The fruit fly, evolution and a potential for nutritional studies.

Many of the classical studies in genetics have used the fruit fly Drosophila. Why the Drosophila?. It has been suggested that the original scientist who used Drosophila was intending to study another insect but as he ate his lunch there was a fruit fly on his banana.
The sequence of the genomes of 12 fly species has now been completed. During evolution, protein coding genes are conserved but show variation. . The vast majority of multigene families are found in all the 12 genomes Drosophila studies. Though there are novel genes peculiar to a particular species.
A major review in Nature looks at the genes involved in genetic selection. And why the different Drosophila species emerge and indeed why they are different. They have examined the traditional protein coding genetics, motifs that regulate gene expression and additional possible mechanisms for the pre-translational processing of mRNAs or alternative modes of translation.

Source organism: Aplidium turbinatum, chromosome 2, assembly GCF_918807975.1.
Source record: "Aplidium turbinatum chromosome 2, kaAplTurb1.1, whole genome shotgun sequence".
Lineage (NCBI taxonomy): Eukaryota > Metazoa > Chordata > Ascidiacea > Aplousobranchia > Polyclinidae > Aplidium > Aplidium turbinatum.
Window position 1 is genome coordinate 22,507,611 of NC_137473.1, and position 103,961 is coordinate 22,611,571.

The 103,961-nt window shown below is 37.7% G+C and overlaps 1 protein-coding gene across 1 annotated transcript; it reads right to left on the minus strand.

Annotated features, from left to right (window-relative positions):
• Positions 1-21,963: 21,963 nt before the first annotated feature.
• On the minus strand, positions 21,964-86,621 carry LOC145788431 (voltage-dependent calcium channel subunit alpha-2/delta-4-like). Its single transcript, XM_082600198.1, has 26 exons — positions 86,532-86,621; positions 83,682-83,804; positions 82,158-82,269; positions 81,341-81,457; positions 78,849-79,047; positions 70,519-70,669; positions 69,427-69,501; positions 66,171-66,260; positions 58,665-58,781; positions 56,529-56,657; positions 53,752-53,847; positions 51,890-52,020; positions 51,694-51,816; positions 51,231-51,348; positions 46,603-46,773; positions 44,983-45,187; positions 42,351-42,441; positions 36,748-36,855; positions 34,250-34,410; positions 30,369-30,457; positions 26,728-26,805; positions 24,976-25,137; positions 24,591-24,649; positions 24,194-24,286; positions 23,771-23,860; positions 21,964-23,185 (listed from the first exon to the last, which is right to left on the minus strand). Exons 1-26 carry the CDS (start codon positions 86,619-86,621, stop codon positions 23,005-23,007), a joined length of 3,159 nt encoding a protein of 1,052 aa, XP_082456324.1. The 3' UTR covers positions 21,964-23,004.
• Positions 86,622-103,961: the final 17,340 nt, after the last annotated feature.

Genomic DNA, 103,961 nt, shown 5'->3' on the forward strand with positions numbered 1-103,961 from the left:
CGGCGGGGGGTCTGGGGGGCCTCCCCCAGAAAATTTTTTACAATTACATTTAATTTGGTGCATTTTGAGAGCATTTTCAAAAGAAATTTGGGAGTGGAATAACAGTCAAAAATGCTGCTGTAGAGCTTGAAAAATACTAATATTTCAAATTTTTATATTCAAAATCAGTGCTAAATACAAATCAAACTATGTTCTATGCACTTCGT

Rapid evolution has occurred in the genes involved in olfaction, immunity and insecticide resistance.
The Drosophila has a simple metabolic system for example the control of glucose and lipid metabolism. Studies in Drosophila metabolic processes have equivalence in mammalian tissue and hence are a good model to study the gene protein metabolic systems. Similarly the control of total size, organ size, cell competition and apoptosis, control of cell division , cell shape and arrangement can be studied in the fruitfly .The feedback systems coordinating various processes are similarly well studied in the fly.
Gunter et al Editor 2007 Genome labour bear fruit. Nature vol 450 pp 183-241

Martin Eastwood
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